Delbonis shocks Roger Federer, Fognini trumps Almagro
The world No.5 succumbed to the ferocious power of the left hander’s forehand, as the Argentine shocked both himself and Federer in a stunning upset. Delbonis needed an hour and 53 minutes to score a sensational 7-6(7), 7-6(4) victory to reach the first ATP final of his nascent career.
Delbonis will take on Fabio Fognini for the title on Sunday.
Federer has taken time this week to make an impression on his opponents. Against Delbonis though, the Swiss struck a rather crisp inside out forehand to pass the Argentine at the net and earn an early break at 2-1. The Argentine had come through the qualifiers and he showed why, by responding with the urgency of a man who understood the danger.
Delbonis struck a forehand up the line to gain break point in the fourth game. Federer made it easy for his opponent by sinking a backhand in the net to surrender the break. As the set progressed, Delbonis held his ground, even making Federer work hard to hold his own service games.
With the tie-break looming, Federer struck a thundering backhand cross court pass to hold at love and draw even at 5-5. Any hopes of Federer forcing the issue were laid to rest, with the Argentine responding with a love hold to force the Swiss to serve to stay in the set.
With nothing to lose, Delbonis swung at will to earn a set point. Federer drew out a couple of big serves to stave off the Argentine. An uncharacteristic double fault from the Swiss offered a second opportunity to Delbonis. Eventually, it was interesting to see Federer relieved just to force the breaker.
Federer gained the first mini-break when Delbonis failed to clear the net on the fifth point. The Swiss squandered the advantage quickly when he sailed long after the change of ends. Delbonis held both his serves to take a 5-4 lead. An engaging rally ended when Delbonis struck wide to offer Federer a set point.
It evaporated in the heat of Hamburg, as the Swiss failed to return a powerful serve to the body. Serving to stay in the set at 6-7, Federer struck with power to remain tied in the breaker. But Federer rushed to the net and failed to deal with the left hander’s power to offer another set point.
Delbonis showed remarkable composure to control the next rally behind a juicy serve to smash his way to the first set. At this stage, Federer was managing to put in less than 60% of his first serves into play and his left handed opponent was making the most of his second serves to constantly keep the Swiss under pressure.
Federer courted trouble at the start of the second set. He laid an inside out forehand in the net to offer two break points to Delbonis. Federer fought back to deuce but Delbonis made the most of a short ball to earn another opportunity. The Swiss needed a well-timed drop shot to stave the break and some vintage forehands to eventually earn the hold.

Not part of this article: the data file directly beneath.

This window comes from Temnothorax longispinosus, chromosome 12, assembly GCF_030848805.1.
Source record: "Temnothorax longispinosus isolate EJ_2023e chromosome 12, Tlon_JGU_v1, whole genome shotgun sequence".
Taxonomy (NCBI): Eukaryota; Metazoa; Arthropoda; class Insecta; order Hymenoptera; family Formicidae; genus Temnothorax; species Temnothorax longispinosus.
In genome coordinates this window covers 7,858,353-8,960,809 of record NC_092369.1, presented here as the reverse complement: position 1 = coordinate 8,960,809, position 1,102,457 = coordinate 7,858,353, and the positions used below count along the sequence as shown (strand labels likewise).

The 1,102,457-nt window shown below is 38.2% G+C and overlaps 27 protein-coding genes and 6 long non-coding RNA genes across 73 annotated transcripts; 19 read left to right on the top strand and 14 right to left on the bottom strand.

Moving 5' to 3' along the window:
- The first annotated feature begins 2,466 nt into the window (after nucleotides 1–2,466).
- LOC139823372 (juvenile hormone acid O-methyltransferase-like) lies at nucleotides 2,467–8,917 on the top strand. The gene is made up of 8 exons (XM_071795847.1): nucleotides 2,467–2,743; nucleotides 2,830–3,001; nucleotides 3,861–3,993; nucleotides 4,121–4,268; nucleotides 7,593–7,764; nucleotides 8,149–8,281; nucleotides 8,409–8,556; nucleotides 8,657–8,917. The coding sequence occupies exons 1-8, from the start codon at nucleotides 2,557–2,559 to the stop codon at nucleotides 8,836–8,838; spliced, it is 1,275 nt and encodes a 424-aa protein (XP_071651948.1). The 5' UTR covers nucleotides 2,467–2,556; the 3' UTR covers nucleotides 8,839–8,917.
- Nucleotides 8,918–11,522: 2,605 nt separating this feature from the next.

Playing with a sense of urgency, Federer finally showed glimpses of his old self in the third game. In a spot of bother again, the Swiss struck a couple of brilliant forehand winners to hold serve from deuce and stay up at 2-1. At the other end, Delbonis raced through his service game at love to quickly bring the focus back on Federer.
It took another mighty effort from Federer just to hold serve in the seventh game and stay afloat at 4-3. Federer enjoyed a rare break point in the next game when Delbonis flailed a backhand long, but Federer failed to pass his opponent at the net on the next point. With the set staying on serve, it fell upon Delbonis to serve to stay in the set at 4-5. The 22 year old proved up to the task not once but twice as he pushed the set into another tie-breaker.
In the tight breaker, Federer blinked first when he sailed a forehand wide to leave the breaker on the Argentine’s racket. Delbonis was beside himself in joy when Federer sent another forehand into the net to end the match.
Earlier in the day, Fabio Fognini won over Nicolas Almagro despite stiff resistance from the Spaniard to win his ninth match on the trot. On Sunday, the Italian will look to win his second title in two weeks when he takes on Delbonis tomorrow.
Fognini hadn’t met Almagro since Bucharest in 2009, but played with the assurance of a man at the top of his game to clinch his second victory in five matches against the Spaniard. The 25 year old needed an hour and 49 minutes to edge Almagro 6-4, 7-6(1) to reach his fourth ATP World Tour final. In a match that consisted of 25 break points in just two sets, Almagro did himself no favours throwing in seven double faults.
Fognini got stuck into it very quickly, breaking Almagro at the end of an entertaining 18 point first game which included 5 break points for the Italian. Serving to stay in the match, Almagro was forced to fight tooth and nail to stave off set points to stay in the set. The Italian wrapped up the set on his serve.
Almagro lost his serve again in the first game of the second set, but clawed back this time to gain a break in the fourth game to get the set back on serve at 2-2. As Almagro sought to push for the decider, Fognini was forced to save a set point in the tenth game. Eventually though, the set slipped into a breaker and Almagro fizzled out to allow Fognini home with plenty to spare.
Back to Federer – considering how the Swiss has laboured this week, it wasn’t entirely unexpected. But it was still shocking to see the great man slump to a straight set defeat at the hands of an unheralded opponent. Federer is clearly struggling to find the consistency he needs to hang with the power and pace of a generation that is beginning to assault with ever more confidence.
The castle is under seize and unless Federer finds a way quickly, he could suffer the most forgettable season of his career since the beginning of his ride to greatness.